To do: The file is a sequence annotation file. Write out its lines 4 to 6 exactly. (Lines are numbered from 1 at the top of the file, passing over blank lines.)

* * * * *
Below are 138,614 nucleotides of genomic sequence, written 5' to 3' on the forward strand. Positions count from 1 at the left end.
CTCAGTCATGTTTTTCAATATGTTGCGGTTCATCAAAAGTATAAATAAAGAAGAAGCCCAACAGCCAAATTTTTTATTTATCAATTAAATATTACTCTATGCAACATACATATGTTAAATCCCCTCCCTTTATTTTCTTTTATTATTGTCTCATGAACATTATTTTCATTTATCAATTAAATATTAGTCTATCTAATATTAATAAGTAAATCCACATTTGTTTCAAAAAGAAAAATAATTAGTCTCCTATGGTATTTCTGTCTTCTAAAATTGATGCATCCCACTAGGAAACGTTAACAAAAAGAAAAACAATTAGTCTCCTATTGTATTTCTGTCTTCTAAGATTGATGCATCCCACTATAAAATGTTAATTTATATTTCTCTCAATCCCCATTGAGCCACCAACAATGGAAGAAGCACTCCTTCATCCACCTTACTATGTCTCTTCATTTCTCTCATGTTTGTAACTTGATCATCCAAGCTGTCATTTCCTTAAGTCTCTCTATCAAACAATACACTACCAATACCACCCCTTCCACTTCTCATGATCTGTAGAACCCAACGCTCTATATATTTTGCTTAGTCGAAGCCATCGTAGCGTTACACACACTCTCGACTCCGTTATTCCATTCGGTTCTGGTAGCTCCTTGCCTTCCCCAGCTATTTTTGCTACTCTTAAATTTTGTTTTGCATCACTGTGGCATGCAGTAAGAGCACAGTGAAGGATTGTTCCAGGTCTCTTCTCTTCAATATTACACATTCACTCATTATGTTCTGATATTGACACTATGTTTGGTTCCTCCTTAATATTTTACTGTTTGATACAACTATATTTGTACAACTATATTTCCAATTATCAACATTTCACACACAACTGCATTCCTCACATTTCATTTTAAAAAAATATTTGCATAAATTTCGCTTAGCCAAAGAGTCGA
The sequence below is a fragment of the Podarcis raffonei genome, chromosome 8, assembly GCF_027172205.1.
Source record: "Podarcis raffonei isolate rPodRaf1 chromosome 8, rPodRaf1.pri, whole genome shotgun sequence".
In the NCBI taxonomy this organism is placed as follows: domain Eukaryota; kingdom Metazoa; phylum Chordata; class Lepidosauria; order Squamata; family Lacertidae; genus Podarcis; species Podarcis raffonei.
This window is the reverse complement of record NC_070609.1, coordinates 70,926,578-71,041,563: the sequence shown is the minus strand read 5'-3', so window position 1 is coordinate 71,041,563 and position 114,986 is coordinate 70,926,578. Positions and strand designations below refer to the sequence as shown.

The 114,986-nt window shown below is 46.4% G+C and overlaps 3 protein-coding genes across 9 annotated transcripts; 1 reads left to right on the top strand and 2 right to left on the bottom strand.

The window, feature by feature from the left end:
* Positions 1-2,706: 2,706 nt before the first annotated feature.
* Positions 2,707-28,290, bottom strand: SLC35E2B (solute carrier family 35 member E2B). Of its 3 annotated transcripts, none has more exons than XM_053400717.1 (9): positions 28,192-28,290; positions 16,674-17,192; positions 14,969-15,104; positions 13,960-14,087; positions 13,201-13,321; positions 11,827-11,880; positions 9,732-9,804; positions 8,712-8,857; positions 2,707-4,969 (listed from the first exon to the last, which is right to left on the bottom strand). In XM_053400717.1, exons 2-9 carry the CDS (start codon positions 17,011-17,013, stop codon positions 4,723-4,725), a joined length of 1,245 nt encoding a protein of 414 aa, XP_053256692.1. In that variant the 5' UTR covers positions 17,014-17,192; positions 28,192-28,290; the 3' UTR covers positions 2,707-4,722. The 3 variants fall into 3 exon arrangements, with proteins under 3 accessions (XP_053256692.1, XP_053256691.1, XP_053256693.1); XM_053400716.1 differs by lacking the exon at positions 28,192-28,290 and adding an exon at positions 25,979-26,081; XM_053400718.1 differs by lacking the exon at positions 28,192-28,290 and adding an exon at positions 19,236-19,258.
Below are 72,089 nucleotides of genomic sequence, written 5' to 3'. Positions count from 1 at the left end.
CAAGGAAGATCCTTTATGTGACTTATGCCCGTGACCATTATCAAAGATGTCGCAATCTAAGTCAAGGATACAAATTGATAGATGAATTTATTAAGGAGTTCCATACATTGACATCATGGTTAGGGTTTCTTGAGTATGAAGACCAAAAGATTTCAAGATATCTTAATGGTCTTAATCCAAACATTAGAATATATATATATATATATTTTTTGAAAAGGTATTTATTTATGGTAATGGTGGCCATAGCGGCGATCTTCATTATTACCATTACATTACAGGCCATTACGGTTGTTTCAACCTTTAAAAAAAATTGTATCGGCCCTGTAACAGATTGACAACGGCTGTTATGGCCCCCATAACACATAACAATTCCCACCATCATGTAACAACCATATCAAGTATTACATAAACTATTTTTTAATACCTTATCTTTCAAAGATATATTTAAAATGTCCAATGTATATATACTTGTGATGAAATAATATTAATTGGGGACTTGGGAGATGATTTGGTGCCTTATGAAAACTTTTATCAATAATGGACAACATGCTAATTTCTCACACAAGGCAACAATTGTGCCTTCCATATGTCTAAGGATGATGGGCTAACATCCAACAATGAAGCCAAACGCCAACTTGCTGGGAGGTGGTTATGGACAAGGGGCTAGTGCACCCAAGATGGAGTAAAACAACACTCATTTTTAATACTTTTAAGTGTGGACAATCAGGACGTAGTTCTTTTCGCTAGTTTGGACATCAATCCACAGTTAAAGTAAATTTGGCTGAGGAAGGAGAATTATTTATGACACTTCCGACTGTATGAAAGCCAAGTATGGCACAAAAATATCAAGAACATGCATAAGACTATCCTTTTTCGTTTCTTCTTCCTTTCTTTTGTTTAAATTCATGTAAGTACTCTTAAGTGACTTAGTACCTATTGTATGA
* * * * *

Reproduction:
Source record: "Podarcis raffonei isolate rPodRaf1 chromosome 8, rPodRaf1.pri, whole genome shotgun sequence".
In the NCBI taxonomy this organism is placed as follows: domain Eukaryota; kingdom Metazoa; phylum Chordata; class Lepidosauria; order Squamata; family Lacertidae; genus Podarcis; species Podarcis raffonei.
This window is the reverse complement of record NC_070609.1, coordinates 70,926,578-71,041,563: the sequence shown is the minus strand read 5'-3', so window position 1 is coordinate 71,041,563 and position 114,986 is coordinate 70,926,578. Positions and strand designations below refer to the sequence as shown.